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Hamlet's Grave at Ammelhede

You will find Hamlet's Grave on Djursland, close to the town of Assentoft and Ammelhede. Here rises one of the mysterious Bronze Age burial mounds - better known as "Hamlets Grav". Walk to the top of the mound and immerse yourself in the breathtaking landscape that stretches out around you.

A window to the past

It's not just an ordinary burial mound; it's a window to the past. Behind "Hamlet's Grave" lies a fascinating story that makes this destination more than just a beautiful vantage point. Take a journey back in time and discover why this mound is so significant.

There have been many more burial mounds in the area, and several finds suggest that this site had a high status in ancient times. Bronze jewellery, weapons and amber beads have been found in the mound.

Today, the mound is 18 metres in diameter and 1 metre high. However, the mound was taller when it was erected in the Bronze Age, when it is believed to have been 2-2.5 metres high.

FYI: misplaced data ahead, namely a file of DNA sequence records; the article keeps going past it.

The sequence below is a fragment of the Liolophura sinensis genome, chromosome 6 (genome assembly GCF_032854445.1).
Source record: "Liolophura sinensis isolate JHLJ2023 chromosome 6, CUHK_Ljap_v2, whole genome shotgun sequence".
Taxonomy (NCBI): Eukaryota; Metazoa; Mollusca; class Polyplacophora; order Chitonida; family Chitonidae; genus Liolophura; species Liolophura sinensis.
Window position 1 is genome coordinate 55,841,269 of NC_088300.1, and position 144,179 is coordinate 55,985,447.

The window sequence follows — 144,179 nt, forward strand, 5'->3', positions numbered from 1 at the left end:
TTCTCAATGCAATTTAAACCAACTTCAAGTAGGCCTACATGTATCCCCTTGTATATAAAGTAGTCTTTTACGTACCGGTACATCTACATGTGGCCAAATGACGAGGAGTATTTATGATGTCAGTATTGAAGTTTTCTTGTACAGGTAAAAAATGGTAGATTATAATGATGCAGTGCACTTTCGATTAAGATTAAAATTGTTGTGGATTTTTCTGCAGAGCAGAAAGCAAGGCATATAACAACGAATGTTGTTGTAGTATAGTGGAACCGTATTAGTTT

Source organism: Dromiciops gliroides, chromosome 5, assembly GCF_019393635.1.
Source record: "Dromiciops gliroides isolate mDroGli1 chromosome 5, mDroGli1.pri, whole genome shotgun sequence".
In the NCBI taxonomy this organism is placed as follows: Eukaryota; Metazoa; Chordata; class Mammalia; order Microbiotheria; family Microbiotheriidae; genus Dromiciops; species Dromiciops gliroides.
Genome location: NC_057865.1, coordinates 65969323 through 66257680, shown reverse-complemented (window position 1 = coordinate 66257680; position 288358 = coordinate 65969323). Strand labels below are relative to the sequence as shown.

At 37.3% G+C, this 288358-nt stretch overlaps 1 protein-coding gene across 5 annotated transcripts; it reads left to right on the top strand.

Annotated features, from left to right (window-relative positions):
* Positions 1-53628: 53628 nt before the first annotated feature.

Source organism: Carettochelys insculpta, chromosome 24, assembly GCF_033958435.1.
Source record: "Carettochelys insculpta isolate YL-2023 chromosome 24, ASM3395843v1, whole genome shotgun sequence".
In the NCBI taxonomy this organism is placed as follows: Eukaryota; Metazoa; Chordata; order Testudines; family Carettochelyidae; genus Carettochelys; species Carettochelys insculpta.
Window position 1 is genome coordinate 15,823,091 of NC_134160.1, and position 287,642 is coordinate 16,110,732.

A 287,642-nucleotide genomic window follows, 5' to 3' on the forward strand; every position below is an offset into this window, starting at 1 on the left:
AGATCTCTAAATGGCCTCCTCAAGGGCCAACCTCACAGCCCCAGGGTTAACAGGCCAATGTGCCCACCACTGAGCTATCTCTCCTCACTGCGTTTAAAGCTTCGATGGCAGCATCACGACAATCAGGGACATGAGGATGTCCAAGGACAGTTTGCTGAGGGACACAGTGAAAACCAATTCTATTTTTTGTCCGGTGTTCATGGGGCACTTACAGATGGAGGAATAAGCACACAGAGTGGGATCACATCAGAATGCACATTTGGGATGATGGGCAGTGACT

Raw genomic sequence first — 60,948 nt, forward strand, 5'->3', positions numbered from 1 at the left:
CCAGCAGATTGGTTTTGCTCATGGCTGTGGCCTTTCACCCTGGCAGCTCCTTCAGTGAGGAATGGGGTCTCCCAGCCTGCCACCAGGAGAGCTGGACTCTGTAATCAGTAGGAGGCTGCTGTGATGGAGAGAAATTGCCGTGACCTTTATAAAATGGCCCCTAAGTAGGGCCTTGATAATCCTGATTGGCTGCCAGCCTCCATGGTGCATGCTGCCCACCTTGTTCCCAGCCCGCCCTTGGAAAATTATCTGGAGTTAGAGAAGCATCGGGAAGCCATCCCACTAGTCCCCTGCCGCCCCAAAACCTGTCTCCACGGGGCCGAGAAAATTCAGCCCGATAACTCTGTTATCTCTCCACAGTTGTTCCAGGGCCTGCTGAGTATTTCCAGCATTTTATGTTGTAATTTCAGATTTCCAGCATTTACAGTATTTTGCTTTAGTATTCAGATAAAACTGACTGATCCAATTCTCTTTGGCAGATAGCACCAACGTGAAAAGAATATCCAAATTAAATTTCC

Shakespeare's famous play 'Hamlet'

'Hamlett's Grave' or 'Hamlet's Tomb' takes its name from another timeless masterpiece - Shakespeare's 1930s play 'Hamlet'. But where did Shakespeare find inspiration? The answer lies in Danish roots, specifically Saxo, the author of 'The Chronicle of Denmark'.

In this epic work, we are thrown back to Iron Age Denmark, where King Amled ruled. History reveals that this particular king, shortly after regaining his throne, met his fateful end. On a field that now bears his name, he clashed in an epic battle against the King of Clay.

So when you stand at "Hamlet's Tomb", you're not just experiencing a Bronze Age mound - you're stepping into a legendary drama that stretches from Saxo's pen to Shakespeare's stage and now to this unique place in Djursland. A meeting of literature, history and reality that makes "Hamlet's Grave" more than just a mound, but a living narrative of the ancient kingdom.


Ammelhede is the only place name in Denmark that can be traced back to the story of King Amled, Hamlets Grav has been the name of the mound since 1933, when Randers Tourist Association "christened" it and erected a ten-tonne memorial stone on the mound with the text: "Amled Ypperste Oldtids-snille, Teed sig taabe Til hævnens hour, Kaaret på ting Af Jyder til konge, Højsat han hviler Paa Amled Hede".

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